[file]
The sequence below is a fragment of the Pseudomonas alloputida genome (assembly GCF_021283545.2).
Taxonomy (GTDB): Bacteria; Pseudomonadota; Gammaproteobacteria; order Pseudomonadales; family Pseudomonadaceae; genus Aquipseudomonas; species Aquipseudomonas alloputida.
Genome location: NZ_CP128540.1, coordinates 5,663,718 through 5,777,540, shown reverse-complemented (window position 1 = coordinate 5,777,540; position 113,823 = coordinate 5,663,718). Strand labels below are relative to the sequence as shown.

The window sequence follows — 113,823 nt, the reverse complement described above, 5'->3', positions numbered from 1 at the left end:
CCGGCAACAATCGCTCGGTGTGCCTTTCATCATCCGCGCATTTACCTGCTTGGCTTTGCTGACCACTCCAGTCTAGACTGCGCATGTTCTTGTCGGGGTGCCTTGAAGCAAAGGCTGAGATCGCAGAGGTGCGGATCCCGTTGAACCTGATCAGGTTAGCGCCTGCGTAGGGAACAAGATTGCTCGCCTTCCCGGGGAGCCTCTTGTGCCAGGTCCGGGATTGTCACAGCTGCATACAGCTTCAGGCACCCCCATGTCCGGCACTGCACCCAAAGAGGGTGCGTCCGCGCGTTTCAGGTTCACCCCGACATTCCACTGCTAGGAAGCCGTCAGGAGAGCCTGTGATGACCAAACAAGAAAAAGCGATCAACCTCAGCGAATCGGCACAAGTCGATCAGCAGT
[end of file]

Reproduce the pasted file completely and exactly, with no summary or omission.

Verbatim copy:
The sequence below is a fragment of the Pseudomonas alloputida genome (assembly GCF_021283545.2).
Taxonomy (GTDB): Bacteria; Pseudomonadota; Gammaproteobacteria; order Pseudomonadales; family Pseudomonadaceae; genus Aquipseudomonas; species Aquipseudomonas alloputida.
Genome location: NZ_CP128540.1, coordinates 5,663,718 through 5,777,540, shown reverse-complemented (window position 1 = coordinate 5,777,540; position 113,823 = coordinate 5,663,718). Strand labels below are relative to the sequence as shown.

The window sequence follows — 113,823 nt, the reverse complement described above, 5'->3', positions numbered from 1 at the left end:
CCGGCAACAATCGCTCGGTGTGCCTTTCATCATCCGCGCATTTACCTGCTTGGCTTTGCTGACCACTCCAGTCTAGACTGCGCATGTTCTTGTCGGGGTGCCTTGAAGCAAAGGCTGAGATCGCAGAGGTGCGGATCCCGTTGAACCTGATCAGGTTAGCGCCTGCGTAGGGAACAAGATTGCTCGCCTTCCCGGGGAGCCTCTTGTGCCAGGTCCGGGATTGTCACAGCTGCATACAGCTTCAGGCACCCCCATGTCCGGCACTGCACCCAAAGAGGGTGCGTCCGCGCGTTTCAGGTTCACCCCGACATTCCACTGCTAGGAAGCCGTCAGGAGAGCCTGTGATGACCAAACAAGAAAAAGCGATCAACCTCAGCGAATCGGCACAAGTCGATCAGCAGT